Thursday, February 02, 2006


March 3rd, 1901

Dear Harry,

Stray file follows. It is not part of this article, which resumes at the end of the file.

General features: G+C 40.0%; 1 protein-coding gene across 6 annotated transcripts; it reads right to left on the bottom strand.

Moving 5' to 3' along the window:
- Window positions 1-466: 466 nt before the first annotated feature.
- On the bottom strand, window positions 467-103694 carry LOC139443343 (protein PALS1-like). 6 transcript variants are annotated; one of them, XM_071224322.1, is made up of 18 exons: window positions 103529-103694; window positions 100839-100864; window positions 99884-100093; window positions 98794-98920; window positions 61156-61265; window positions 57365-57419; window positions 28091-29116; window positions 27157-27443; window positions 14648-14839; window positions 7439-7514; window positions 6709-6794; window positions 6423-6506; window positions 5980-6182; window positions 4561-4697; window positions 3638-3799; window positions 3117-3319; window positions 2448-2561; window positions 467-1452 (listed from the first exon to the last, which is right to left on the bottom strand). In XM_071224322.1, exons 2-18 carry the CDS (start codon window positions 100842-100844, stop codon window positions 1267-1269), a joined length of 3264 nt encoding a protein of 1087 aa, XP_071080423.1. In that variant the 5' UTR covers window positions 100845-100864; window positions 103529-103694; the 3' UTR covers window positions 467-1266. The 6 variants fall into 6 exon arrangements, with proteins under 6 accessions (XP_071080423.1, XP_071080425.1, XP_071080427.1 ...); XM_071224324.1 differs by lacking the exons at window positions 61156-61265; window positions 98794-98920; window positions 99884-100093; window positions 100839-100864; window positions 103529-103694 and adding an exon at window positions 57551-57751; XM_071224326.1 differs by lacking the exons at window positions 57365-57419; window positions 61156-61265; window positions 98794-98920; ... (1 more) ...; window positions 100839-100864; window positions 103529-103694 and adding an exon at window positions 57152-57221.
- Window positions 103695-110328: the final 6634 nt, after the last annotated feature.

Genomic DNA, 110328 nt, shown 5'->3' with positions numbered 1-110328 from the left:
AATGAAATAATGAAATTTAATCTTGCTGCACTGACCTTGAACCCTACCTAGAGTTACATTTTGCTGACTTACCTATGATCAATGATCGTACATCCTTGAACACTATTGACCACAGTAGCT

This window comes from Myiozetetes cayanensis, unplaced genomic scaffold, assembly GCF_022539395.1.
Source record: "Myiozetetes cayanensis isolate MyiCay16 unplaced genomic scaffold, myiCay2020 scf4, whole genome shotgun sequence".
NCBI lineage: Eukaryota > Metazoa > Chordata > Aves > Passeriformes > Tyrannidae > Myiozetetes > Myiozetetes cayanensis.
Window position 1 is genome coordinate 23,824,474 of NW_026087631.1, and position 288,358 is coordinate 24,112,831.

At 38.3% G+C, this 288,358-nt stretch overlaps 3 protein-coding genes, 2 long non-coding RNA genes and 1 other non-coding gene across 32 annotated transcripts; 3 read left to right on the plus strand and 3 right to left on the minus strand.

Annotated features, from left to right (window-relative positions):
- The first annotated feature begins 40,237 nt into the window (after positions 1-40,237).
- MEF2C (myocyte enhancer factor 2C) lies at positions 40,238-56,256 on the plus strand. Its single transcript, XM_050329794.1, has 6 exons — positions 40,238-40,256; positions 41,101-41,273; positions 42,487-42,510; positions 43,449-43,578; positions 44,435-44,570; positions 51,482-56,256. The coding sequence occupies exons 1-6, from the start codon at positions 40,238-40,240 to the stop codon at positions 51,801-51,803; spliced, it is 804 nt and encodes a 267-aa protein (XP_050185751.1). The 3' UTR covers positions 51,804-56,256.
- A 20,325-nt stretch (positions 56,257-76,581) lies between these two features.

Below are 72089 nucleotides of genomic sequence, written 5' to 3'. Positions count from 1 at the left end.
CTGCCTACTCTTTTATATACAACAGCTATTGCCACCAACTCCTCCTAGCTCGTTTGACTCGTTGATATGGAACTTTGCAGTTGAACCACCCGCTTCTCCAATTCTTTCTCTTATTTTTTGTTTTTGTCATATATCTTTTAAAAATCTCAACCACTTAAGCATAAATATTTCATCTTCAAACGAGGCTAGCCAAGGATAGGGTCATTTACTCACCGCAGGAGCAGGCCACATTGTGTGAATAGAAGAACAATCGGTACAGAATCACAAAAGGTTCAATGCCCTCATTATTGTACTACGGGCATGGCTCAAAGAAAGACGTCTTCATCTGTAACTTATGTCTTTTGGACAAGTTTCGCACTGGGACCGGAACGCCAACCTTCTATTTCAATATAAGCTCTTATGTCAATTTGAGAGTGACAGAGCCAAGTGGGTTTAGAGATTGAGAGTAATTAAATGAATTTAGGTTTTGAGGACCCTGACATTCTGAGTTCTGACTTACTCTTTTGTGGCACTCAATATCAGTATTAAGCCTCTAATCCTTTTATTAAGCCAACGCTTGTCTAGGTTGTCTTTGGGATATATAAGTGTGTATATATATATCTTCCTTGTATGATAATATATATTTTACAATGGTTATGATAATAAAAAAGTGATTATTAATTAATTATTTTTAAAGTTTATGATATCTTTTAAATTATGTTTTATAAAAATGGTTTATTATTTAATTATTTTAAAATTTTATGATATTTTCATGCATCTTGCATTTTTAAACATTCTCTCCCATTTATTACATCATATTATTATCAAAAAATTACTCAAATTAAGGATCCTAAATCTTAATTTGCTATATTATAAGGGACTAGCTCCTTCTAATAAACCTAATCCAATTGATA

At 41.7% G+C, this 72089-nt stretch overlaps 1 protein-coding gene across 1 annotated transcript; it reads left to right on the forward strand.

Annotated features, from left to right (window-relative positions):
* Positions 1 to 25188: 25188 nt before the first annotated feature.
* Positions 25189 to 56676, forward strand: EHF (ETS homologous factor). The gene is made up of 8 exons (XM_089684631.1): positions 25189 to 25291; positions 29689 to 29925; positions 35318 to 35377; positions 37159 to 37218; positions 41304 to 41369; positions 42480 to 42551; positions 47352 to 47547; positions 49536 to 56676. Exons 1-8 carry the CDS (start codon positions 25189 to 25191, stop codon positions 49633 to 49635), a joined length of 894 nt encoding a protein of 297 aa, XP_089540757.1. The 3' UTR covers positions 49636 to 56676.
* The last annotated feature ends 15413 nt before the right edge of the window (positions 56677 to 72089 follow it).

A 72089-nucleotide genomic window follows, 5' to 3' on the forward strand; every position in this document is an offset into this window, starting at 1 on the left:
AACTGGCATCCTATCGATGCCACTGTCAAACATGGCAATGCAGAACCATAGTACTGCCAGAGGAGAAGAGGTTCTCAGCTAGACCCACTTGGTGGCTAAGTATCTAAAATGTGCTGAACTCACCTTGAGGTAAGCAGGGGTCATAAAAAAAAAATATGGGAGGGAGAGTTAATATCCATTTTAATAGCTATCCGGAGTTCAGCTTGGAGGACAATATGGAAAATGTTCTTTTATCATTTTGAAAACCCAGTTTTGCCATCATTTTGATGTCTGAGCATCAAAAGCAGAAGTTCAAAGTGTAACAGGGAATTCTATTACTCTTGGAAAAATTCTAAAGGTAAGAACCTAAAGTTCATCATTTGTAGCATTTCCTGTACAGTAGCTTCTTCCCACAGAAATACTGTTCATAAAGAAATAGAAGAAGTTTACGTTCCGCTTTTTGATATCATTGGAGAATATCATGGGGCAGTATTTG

I have finally arrived in Germany. The boat ride was rather long and uncomfortable, but my spirits are high and I am ready to see the sights. I am on a train going west towards Berlin and while I write this letter I cannot stop thinking about my first taste of German ingenuity. I stopped in Wuppertal yesterday afternoon to see the newly completed elevated electric railway, and truly it is a marvel! When I say elevated Harry, I do not mean that the tracks are merely above ground because the tracks for this railway are above the passenger cars! I have enclosed a postcard of this railway, for my description does not do it justice. Apparently the ground here is too wet and rocky for any sort of underground rail system. A man named Eugen Lange was the one to overcome this obstacle by designing a rail system that he called “Schwebebahn.” He put the steel support towers and the steel tracks all above the coaches! That’s right; it is suspended making one think that they have their head on upside down. This is truly the dawning of a new age when one can sit in a railroad passenger car and feel as if they are flying. I only wish I could have taken this mode of transport the whole way here rather than that outdated and sluggish ship. Well, what is done is done, and now I look forward to reaching Berlin. I still have a ways to go, but this train ride is quite enjoyable. I was lucky enough to obtain a window seat and the scenery is breathtaking, much different than the scenery at home. Despite such beauty, I still have my novel to accompany me. You would really like this book Harry. While waiting for the train to arrive this morning I explored the train station bookshop. The bookseller recommended the novel Buddenbrooks to me. He was quite friendly, and jokingly explained to me that it seems bookshops come “standard” with every station now. I since then have noticed that Germany must be a literarily oriented country, because it seems as if every passenger on the train has got their nose stuck in a book! Although this it is good that the people here value their literature, it makes it hard to start a conversation with anyone. However, I hardly have room to speak, for most of my time has been spent reading as well. This Thomas Mann fellow is quite the author. It seems as if the book was greatly influenced by his life. The book follows a family, the Buddenbrooks, from the pique of their material wealth all the way to the deterioration of their legacy. It’s a tragedy, but it is very well written and so far has really started to capture the essence of what it means to be human, and what it means to try and live life…well that is at least what my translation has led me to interpret so far. Well, perhaps I should get back to practicing my German reading; it is a rather perishable skill. I will write again upon my arrival in Berlin. Very sincerely, Joshua

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